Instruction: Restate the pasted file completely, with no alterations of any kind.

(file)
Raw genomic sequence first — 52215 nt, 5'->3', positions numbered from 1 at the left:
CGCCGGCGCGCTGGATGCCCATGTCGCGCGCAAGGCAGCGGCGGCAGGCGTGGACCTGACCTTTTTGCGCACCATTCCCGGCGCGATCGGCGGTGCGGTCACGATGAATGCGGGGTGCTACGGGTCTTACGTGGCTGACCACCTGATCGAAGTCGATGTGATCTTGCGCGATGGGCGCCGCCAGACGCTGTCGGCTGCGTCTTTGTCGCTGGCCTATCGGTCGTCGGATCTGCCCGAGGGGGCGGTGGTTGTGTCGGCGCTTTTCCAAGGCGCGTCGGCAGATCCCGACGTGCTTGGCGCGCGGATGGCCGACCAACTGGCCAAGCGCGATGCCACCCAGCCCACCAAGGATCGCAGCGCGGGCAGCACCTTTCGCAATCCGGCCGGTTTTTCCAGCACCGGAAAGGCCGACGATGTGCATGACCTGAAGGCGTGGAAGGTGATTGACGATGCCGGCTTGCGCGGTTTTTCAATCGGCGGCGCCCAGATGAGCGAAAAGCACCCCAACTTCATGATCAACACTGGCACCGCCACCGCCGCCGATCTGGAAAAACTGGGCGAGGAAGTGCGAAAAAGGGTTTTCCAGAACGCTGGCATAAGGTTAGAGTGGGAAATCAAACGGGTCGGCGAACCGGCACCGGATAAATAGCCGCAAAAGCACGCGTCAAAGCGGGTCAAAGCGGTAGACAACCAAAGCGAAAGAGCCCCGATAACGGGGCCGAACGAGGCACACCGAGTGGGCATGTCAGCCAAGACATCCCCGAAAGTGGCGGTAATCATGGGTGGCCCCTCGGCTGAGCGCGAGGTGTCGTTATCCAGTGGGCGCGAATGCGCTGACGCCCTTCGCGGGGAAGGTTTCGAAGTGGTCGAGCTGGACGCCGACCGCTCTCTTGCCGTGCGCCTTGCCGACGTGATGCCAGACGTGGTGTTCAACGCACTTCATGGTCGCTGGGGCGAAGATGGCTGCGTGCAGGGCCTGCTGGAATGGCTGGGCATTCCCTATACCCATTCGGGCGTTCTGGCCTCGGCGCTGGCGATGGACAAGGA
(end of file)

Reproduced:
Raw genomic sequence first — 52215 nt, 5'->3', positions numbered from 1 at the left:
CGCCGGCGCGCTGGATGCCCATGTCGCGCGCAAGGCAGCGGCGGCAGGCGTGGACCTGACCTTTTTGCGCACCATTCCCGGCGCGATCGGCGGTGCGGTCACGATGAATGCGGGGTGCTACGGGTCTTACGTGGCTGACCACCTGATCGAAGTCGATGTGATCTTGCGCGATGGGCGCCGCCAGACGCTGTCGGCTGCGTCTTTGTCGCTGGCCTATCGGTCGTCGGATCTGCCCGAGGGGGCGGTGGTTGTGTCGGCGCTTTTCCAAGGCGCGTCGGCAGATCCCGACGTGCTTGGCGCGCGGATGGCCGACCAACTGGCCAAGCGCGATGCCACCCAGCCCACCAAGGATCGCAGCGCGGGCAGCACCTTTCGCAATCCGGCCGGTTTTTCCAGCACCGGAAAGGCCGACGATGTGCATGACCTGAAGGCGTGGAAGGTGATTGACGATGCCGGCTTGCGCGGTTTTTCAATCGGCGGCGCCCAGATGAGCGAAAAGCACCCCAACTTCATGATCAACACTGGCACCGCCACCGCCGCCGATCTGGAAAAACTGGGCGAGGAAGTGCGAAAAAGGGTTTTCCAGAACGCTGGCATAAGGTTAGAGTGGGAAATCAAACGGGTCGGCGAACCGGCACCGGATAAATAGCCGCAAAAGCACGCGTCAAAGCGGGTCAAAGCGGTAGACAACCAAAGCGAAAGAGCCCCGATAACGGGGCCGAACGAGGCACACCGAGTGGGCATGTCAGCCAAGACATCCCCGAAAGTGGCGGTAATCATGGGTGGCCCCTCGGCTGAGCGCGAGGTGTCGTTATCCAGTGGGCGCGAATGCGCTGACGCCCTTCGCGGGGAAGGTTTCGAAGTGGTCGAGCTGGACGCCGACCGCTCTCTTGCCGTGCGCCTTGCCGACGTGATGCCAGACGTGGTGTTCAACGCACTTCATGGTCGCTGGGGCGAAGATGGCTGCGTGCAGGGCCTGCTGGAATGGCTGGGCATTCCCTATACCCATTCGGGCGTTCTGGCCTCGGCGCTGGCGATGGACAAGGA